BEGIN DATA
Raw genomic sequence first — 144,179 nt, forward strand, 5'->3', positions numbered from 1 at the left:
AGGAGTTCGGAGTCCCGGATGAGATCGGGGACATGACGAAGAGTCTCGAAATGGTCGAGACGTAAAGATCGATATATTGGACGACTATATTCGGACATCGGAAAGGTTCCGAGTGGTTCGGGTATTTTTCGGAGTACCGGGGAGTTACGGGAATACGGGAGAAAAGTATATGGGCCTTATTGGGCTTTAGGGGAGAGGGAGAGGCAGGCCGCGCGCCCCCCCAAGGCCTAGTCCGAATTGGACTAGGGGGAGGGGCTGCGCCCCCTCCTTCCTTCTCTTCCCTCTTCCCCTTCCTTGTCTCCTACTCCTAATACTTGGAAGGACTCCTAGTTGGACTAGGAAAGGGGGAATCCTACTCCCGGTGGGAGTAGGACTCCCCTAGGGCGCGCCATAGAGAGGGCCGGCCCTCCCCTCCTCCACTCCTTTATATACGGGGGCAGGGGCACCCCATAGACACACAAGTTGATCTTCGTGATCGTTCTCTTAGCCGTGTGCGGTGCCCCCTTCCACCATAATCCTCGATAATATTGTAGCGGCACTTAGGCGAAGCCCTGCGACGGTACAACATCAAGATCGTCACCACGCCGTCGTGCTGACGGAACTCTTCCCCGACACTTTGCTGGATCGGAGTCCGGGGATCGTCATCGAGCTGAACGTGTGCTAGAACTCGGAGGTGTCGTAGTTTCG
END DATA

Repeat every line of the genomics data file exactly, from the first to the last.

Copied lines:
Raw genomic sequence first — 144,179 nt, forward strand, 5'->3', positions numbered from 1 at the left:
AGGAGTTCGGAGTCCCGGATGAGATCGGGGACATGACGAAGAGTCTCGAAATGGTCGAGACGTAAAGATCGATATATTGGACGACTATATTCGGACATCGGAAAGGTTCCGAGTGGTTCGGGTATTTTTCGGAGTACCGGGGAGTTACGGGAATACGGGAGAAAAGTATATGGGCCTTATTGGGCTTTAGGGGAGAGGGAGAGGCAGGCCGCGCGCCCCCCCAAGGCCTAGTCCGAATTGGACTAGGGGGAGGGGCTGCGCCCCCTCCTTCCTTCTCTTCCCTCTTCCCCTTCCTTGTCTCCTACTCCTAATACTTGGAAGGACTCCTAGTTGGACTAGGAAAGGGGGAATCCTACTCCCGGTGGGAGTAGGACTCCCCTAGGGCGCGCCATAGAGAGGGCCGGCCCTCCCCTCCTCCACTCCTTTATATACGGGGGCAGGGGCACCCCATAGACACACAAGTTGATCTTCGTGATCGTTCTCTTAGCCGTGTGCGGTGCCCCCTTCCACCATAATCCTCGATAATATTGTAGCGGCACTTAGGCGAAGCCCTGCGACGGTACAACATCAAGATCGTCACCACGCCGTCGTGCTGACGGAACTCTTCCCCGACACTTTGCTGGATCGGAGTCCGGGGATCGTCATCGAGCTGAACGTGTGCTAGAACTCGGAGGTGTCGTAGTTTCG